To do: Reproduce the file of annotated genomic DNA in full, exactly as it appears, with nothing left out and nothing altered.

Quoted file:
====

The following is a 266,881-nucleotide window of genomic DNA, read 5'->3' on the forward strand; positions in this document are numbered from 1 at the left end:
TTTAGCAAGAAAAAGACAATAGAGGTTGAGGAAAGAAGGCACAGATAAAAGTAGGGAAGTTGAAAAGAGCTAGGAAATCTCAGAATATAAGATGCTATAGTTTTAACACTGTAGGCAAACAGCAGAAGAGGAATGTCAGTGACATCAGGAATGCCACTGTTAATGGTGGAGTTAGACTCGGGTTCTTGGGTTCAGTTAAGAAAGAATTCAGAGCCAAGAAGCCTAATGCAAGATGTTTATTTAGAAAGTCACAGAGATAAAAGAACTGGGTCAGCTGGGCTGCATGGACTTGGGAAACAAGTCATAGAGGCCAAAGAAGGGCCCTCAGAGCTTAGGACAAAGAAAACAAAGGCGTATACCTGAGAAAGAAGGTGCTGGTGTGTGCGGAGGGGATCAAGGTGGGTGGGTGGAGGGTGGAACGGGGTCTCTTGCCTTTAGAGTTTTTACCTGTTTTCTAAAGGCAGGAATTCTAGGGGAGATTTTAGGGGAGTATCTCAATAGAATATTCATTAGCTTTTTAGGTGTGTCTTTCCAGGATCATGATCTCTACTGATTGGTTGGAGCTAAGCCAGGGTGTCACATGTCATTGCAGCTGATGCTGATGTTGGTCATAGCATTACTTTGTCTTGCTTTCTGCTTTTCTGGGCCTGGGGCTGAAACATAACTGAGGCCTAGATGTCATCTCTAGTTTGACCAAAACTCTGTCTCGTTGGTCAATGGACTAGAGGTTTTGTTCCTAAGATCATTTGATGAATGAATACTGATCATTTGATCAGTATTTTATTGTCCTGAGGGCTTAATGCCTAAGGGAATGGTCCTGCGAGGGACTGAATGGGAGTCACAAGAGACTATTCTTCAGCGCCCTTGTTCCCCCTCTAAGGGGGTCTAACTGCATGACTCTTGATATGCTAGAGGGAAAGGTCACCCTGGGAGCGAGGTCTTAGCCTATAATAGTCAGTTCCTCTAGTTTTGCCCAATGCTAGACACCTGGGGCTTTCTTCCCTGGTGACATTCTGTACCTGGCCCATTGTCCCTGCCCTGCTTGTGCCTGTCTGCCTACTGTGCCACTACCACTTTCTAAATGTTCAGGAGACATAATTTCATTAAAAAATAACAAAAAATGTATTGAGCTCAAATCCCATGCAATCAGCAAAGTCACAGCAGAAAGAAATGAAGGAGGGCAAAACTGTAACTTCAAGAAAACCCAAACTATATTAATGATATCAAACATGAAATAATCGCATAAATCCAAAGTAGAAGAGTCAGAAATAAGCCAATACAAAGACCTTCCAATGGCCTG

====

The following is a 266,881-nucleotide window of genomic DNA, read 5'->3' on the forward strand; positions in this document are numbered from 1 at the left end:
TTTAGCAAGAAAAAGACAATAGAGGTTGAGGAAAGAAGGCACAGATAAAAGTAGGGAAGTTGAAAAGAGCTAGGAAATCTCAGAATATAAGATGCTATAGTTTTAACACTGTAGGCAAACAGCAGAAGAGGAATGTCAGTGACATCAGGAATGCCACTGTTAATGGTGGAGTTAGACTCGGGTTCTTGGGTTCAGTTAAGAAAGAATTCAGAGCCAAGAAGCCTAATGCAAGATGTTTATTTAGAAAGTCACAGAGATAAAAGAACTGGGTCAGCTGGGCTGCATGGACTTGGGAAACAAGTCATAGAGGCCAAAGAAGGGCCCTCAGAGCTTAGGACAAAGAAAACAAAGGCGTATACCTGAGAAAGAAGGTGCTGGTGTGTGCGGAGGGGATCAAGGTGGGTGGGTGGAGGGTGGAACGGGGTCTCTTGCCTTTAGAGTTTTTACCTGTTTTCTAAAGGCAGGAATTCTAGGGGAGATTTTAGGGGAGTATCTCAATAGAATATTCATTAGCTTTTTAGGTGTGTCTTTCCAGGATCATGATCTCTACTGATTGGTTGGAGCTAAGCCAGGGTGTCACATGTCATTGCAGCTGATGCTGATGTTGGTCATAGCATTACTTTGTCTTGCTTTCTGCTTTTCTGGGCCTGGGGCTGAAACATAACTGAGGCCTAGATGTCATCTCTAGTTTGACCAAAACTCTGTCTCGTTGGTCAATGGACTAGAGGTTTTGTTCCTAAGATCATTTGATGAATGAATACTGATCATTTGATCAGTATTTTATTGTCCTGAGGGCTTAATGCCTAAGGGAATGGTCCTGCGAGGGACTGAATGGGAGTCACAAGAGACTATTCTTCAGCGCCCTTGTTCCCCCTCTAAGGGGGTCTAACTGCATGACTCTTGATATGCTAGAGGGAAAGGTCACCCTGGGAGCGAGGTCTTAGCCTATAATAGTCAGTTCCTCTAGTTTTGCCCAATGCTAGACACCTGGGGCTTTCTTCCCTGGTGACATTCTGTACCTGGCCCATTGTCCCTGCCCTGCTTGTGCCTGTCTGCCTACTGTGCCACTACCACTTTCTAAATGTTCAGGAGACATAATTTCATTAAAAAATAACAAAAAATGTATTGAGCTCAAATCCCATGCAATCAGCAAAGTCACAGCAGAAAGAAATGAAGGAGGGCAAAACTGTAACTTCAAGAAAACCCAAACTATATTAATGATATCAAACATGAAATAATCGCATAAATCCAAAGTAGAAGAGTCAGAAATAAGCCAATACAAAGACCTTCCAATGGCCTG